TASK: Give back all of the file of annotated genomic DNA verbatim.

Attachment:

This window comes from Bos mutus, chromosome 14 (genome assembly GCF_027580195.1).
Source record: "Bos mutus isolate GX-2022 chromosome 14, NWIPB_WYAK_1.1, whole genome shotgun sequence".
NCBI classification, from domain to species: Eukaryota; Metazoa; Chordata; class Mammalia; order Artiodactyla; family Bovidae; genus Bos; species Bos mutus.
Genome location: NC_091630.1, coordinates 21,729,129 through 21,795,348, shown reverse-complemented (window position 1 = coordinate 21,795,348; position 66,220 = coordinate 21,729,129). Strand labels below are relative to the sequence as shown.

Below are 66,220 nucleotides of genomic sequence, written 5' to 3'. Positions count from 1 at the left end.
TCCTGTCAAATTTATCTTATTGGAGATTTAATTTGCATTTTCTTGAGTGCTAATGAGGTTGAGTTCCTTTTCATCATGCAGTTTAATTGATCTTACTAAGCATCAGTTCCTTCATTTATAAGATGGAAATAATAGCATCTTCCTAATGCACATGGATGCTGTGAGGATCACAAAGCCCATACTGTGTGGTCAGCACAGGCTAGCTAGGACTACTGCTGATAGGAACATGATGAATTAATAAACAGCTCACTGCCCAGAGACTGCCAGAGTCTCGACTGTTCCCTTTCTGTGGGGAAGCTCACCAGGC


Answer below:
This window comes from Bos mutus, chromosome 14 (genome assembly GCF_027580195.1).
Source record: "Bos mutus isolate GX-2022 chromosome 14, NWIPB_WYAK_1.1, whole genome shotgun sequence".
NCBI classification, from domain to species: Eukaryota; Metazoa; Chordata; class Mammalia; order Artiodactyla; family Bovidae; genus Bos; species Bos mutus.
Genome location: NC_091630.1, coordinates 21,729,129 through 21,795,348, shown reverse-complemented (window position 1 = coordinate 21,795,348; position 66,220 = coordinate 21,729,129). Strand labels below are relative to the sequence as shown.

Below are 66,220 nucleotides of genomic sequence, written 5' to 3'. Positions count from 1 at the left end.
TCCTGTCAAATTTATCTTATTGGAGATTTAATTTGCATTTTCTTGAGTGCTAATGAGGTTGAGTTCCTTTTCATCATGCAGTTTAATTGATCTTACTAAGCATCAGTTCCTTCATTTATAAGATGGAAATAATAGCATCTTCCTAATGCACATGGATGCTGTGAGGATCACAAAGCCCATACTGTGTGGTCAGCACAGGCTAGCTAGGACTACTGCTGATAGGAACATGATGAATTAATAAACAGCTCACTGCCCAGAGACTGCCAGAGTCTCGACTGTTCCCTTTCTGTGGGGAAGCTCACCAGGC